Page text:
Entwistle Back to Face Murder Charges

The British man accused of killing his wife and daughter in their Hopkinton, Mass., home has arrived back in the United States to face murder charges.

Entwistle was tranferred into the custody of U.S. marshals at Gatwick Airport outside London Wednesday morning. "We understand that he is returning to the U.S. on a private flight," a statement from British police said.

He flew to Bangor, Maine, to pass customs, then flew to the Hanscom Air Force Base in Bedford, Mass., where he arrived just before 5:30 p.m. Entwistle was handcuffed and wearing leg shackles when he was taken from the plane by state police.

Entwistle was taken directly to the Hopkinton Police Department, where he will be processed. He will be arraigned in Framingham District Court today.

Entwistle, 27, flew to his native England late last month before his wife and daughter were found dead in their beds. He faces charges in the United States for murdering Rachel Entwistle, and their 9-month-old daughter, Lillian Rose Entwistle, with a .22 caliber gun that allegedly belonged to Rachel's stepfather.

In recently released court affidavits, Rachel's stepfather, Joseph Materrazzo, told police that he last used the weapon, which was kept locked away in his Carver, Mass., home, on Jan. 21, the day after Rachel and Lillian were apparently killed.

Materrazzo said he used his firearms, including the .22 caliber, for target shooting.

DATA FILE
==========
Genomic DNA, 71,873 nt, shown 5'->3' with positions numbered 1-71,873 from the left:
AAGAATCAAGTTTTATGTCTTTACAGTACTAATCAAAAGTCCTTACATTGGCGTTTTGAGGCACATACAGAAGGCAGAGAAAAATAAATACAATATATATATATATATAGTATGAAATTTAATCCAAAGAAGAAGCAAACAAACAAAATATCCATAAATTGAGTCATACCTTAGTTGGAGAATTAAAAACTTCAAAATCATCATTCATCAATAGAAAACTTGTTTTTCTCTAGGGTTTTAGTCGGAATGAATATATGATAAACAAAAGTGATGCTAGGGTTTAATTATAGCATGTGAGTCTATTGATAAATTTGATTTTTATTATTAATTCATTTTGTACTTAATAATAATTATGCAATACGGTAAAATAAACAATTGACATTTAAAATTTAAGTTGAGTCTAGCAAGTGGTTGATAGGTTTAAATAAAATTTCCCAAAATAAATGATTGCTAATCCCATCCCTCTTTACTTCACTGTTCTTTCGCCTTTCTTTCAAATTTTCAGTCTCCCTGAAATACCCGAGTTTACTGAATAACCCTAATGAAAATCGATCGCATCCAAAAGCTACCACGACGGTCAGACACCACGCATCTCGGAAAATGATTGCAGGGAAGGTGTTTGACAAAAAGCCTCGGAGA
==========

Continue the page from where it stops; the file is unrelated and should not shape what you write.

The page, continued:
This detail has raised concern that forensics on the alleged murder weapon may be less than perfect.

Failed Plan?

The Middlesex district attorney suggested the plot may have been part of a failed murder-suicide. Court documents report Entwistle said he "grabbed a knife from the kitchen and considered killing himself, but then put it down because it would hurt too much."

"He seems to have acted in a very confused manner and confusion is not necessarily proof of guilt," said defense attorney Janice Bassil.

Back in the United States, Boston defense attorney Elliot M. Weinstein was appointed Wednesday to represent Entwistle in the Massachusetts courts. He was assigned to the case by the Committee for Public Counsel Services, a state agency that pairs private attorneys with indigent defendants.

"His family is unable to afford counsel in Massachusetts," CPCS chief counsel William Leahy told The Associated Press.

Detailed Court Documents

In more than 200 pages of affidavits released earlier this week, investigators describe Entwistle as a secretive man with financial troubles that may have put strain on his marriage. Investigators suggest that those troubles may have given him motive to kill his wife and daughter.

The documents also reveal that Entwistle may have been perusing Web sites that provide escort services.

"Whether or not he visited escort services … that is not necessarily a motive for murder," said Bassil. "I suspect that there are plenty of happily married men visiting escort sites."